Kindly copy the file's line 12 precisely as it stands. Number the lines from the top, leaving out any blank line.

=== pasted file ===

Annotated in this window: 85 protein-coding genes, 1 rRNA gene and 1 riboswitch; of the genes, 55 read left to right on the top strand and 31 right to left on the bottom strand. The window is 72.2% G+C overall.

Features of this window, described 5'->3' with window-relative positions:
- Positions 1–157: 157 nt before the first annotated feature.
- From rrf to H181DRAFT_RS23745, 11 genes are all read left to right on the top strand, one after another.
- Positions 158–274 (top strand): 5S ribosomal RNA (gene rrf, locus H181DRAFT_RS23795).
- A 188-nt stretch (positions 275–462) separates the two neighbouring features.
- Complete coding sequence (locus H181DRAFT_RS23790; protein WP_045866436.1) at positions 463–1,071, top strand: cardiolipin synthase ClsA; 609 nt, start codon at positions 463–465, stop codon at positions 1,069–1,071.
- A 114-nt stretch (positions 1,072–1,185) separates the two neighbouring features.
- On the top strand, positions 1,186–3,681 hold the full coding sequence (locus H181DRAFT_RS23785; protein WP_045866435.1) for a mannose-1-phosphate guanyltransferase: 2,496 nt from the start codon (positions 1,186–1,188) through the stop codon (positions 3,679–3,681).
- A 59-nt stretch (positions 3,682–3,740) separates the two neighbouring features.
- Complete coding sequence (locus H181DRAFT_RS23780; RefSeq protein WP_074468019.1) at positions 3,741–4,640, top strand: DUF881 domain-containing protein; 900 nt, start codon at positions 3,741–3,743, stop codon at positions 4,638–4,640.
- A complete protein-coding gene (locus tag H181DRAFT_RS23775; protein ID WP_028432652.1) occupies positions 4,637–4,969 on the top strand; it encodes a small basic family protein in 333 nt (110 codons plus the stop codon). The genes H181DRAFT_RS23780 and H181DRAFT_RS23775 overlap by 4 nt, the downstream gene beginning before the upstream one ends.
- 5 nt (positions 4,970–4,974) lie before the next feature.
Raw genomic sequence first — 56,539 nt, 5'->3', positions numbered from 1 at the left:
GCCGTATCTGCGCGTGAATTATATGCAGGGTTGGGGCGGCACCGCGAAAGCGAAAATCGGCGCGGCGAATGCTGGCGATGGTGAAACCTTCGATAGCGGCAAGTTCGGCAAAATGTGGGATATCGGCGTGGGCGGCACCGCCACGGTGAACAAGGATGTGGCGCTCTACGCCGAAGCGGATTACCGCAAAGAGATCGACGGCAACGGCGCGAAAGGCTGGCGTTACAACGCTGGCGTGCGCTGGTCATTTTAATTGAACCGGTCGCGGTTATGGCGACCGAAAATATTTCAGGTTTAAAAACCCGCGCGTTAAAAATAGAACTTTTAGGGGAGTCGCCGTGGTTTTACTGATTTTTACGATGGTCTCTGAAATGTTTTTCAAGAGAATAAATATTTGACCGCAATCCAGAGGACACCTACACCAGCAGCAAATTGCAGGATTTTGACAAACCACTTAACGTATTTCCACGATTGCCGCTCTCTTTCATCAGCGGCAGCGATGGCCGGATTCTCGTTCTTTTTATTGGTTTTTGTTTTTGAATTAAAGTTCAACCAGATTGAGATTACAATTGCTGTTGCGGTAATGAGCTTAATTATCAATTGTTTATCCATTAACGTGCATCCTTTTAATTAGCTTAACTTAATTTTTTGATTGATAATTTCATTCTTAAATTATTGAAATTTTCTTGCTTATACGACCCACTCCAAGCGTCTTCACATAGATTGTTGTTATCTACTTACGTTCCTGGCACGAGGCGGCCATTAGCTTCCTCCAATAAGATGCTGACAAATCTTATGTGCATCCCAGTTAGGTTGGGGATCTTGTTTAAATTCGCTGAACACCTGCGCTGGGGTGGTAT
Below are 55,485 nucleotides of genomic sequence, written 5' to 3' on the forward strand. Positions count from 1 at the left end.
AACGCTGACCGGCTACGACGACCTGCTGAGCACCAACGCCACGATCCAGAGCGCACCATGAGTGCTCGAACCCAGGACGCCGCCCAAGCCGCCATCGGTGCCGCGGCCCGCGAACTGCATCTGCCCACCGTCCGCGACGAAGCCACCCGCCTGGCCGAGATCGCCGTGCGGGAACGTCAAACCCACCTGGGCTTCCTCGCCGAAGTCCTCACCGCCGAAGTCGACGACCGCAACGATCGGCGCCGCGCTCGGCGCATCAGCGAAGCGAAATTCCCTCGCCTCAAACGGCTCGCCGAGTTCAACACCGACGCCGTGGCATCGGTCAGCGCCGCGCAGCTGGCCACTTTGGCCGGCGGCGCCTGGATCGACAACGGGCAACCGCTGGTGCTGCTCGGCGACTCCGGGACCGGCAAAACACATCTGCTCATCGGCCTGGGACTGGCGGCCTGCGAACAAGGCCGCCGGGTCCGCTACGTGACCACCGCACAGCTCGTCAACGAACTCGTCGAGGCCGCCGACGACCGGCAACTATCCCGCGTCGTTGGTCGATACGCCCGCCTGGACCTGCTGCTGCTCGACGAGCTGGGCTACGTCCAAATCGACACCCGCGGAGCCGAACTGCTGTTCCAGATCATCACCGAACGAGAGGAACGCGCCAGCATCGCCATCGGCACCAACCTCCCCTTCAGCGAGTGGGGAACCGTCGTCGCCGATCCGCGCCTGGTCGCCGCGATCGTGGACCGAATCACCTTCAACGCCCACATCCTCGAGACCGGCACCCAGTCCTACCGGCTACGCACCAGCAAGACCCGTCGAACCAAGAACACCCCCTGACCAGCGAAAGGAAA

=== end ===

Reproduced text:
- A complete protein-coding gene (locus tag H181DRAFT_RS23775; protein ID WP_028432652.1) occupies positions 4,637–4,969 on the top strand; it encodes a small basic family protein in 333 nt (110 codons plus the stop codon). The genes H181DRAFT_RS23780 and H181DRAFT_RS23775 overlap by 4 nt, the downstream gene beginning before the upstream one ends.